Teaching Philosophy


For me, understanding the past is a lot like solving a mystery. It’s an exhilarating, organic process of testing different theories and approaches to satisfy an intellectual curiosity on a particular historical subject in order to unlock the secrets of why things happened as they did. As a teacher my aim is to inspire the same level of intellectual curiosity in my students and to make them just as eager to solve a historical mystery.


The key to this philosophy is motivating the students to develop a healthy interest in the subject.

I have found over the last two years as a tutor on the course ‘The Contemporary World’ at the University of Nottingham, that active learning is integral to cultivating this interest. While I am very comfortable lecturing in front of a large audience, such as my teaching on the course ‘British Foreign Policy and the Origins of the Two World Wars’, and believe that formal lectures have their benefits, I have found that teaching smaller groups create an intellectually stimulating environment. Such an environment is more conducive to employing active learning techniques such as discussion groups, presentations, and role playing.

I found that this worked especially well in teaching mundane material such the historiography surrounding certain subjects. For example, when confronted with teaching historiography surrounding British decolonization, I encouraged my students to organize a role playing session in which they were specific historians arguing from different schools of thought.

     Additionally, this approach benefits both the students and me. While it allows me to spend more time with the students and have a greater impact on their learning process it also gives me a chance to know who my learners are, what kinds of knowledge and experience they bring to the course, and where their intellectual interests lie. Moreover, the skills they utilize in an active learning environment such as project and presentation management, cooperative problem solving, and critical reasoning are transferable skills which will reinforce the students’ ability to perpetuate and advance human knowledge regardless of their field of study or expertise.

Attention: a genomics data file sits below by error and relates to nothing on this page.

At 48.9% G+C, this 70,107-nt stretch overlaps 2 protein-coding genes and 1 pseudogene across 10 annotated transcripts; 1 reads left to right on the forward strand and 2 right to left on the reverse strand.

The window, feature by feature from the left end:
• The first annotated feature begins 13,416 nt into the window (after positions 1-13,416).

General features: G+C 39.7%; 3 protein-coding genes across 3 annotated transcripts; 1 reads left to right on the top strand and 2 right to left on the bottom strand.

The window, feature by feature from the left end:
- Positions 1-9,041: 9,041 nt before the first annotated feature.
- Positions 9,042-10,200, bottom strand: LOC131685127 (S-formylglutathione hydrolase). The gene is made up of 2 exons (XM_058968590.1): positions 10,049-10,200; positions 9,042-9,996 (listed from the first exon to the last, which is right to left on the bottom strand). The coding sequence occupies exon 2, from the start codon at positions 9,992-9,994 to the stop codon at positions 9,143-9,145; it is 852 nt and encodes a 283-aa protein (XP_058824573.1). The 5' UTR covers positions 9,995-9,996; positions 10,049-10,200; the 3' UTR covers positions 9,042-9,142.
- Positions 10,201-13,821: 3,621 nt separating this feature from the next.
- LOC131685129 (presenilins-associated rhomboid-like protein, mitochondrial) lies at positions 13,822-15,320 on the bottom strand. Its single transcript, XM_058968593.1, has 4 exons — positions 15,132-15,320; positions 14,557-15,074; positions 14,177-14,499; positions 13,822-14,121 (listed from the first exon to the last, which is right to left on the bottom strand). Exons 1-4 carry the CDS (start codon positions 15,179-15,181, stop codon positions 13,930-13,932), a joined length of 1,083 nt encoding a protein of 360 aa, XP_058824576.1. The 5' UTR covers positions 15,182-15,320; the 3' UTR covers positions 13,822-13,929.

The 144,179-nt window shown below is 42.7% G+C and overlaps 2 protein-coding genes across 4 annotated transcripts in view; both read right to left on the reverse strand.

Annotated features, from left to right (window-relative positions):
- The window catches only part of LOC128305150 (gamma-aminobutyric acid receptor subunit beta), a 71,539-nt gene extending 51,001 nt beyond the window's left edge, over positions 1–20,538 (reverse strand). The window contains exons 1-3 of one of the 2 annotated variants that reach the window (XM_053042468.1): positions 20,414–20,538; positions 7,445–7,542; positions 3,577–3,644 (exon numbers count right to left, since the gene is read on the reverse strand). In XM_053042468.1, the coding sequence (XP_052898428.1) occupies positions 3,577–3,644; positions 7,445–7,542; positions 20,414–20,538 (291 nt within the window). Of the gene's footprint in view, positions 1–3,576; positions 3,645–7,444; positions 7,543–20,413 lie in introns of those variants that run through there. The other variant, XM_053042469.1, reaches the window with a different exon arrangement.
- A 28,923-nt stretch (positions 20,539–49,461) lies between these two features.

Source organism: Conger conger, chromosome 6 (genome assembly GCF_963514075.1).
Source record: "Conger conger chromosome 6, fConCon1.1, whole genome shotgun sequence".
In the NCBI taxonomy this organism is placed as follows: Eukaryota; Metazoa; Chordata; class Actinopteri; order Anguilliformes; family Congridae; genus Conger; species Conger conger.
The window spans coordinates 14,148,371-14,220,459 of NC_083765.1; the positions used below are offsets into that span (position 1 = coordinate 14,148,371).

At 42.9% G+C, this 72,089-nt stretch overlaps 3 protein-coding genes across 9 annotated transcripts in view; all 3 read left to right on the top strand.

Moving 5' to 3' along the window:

College_graduate_studentsIn the pursuit of sparking students’ interest and inspiring them to become historical detectives, I have employed abstract teaching techniques. For example, Dr. Peter Yeandle (one of my colleagues on ‘Contemporary World)’ and I staged an intellectual argument, in front of a full lecture theater, on the merits of Gar Alperovitz’s revisionist approach to Atomic Diplomacy at the close of the Second World War. This technique was especially successful in that the majority of student’s term papers were on Atomic Diplomacy that semester and previously the topic had been relatively ignored by the students. Additionally, undertaking such methods gave me opportunities to collaborate with colleagues who are enthusiastic about scholarship and whose teaching and expertise are complementary to my own.


I have refined this approach over the last few years by reflecting on the teacher evaluation forms and have sought to improve my philosophy by finding the balance between formal lecturing and active learning. It is my hope that I can draw upon the expertise, diversity, and experience of my new colleagues to help me on this quest.


I want my classroom to provide an environment which nurtures intellectual innovation and academic understanding. An environment which presents historical mysteries, encourages a passion for learning, and the opportunity to use critical and creative thinking to solve those mysteries. After all, as Julia Cameron said in The Artist’s Way, ‘Mystery is at the heart of creativity.’


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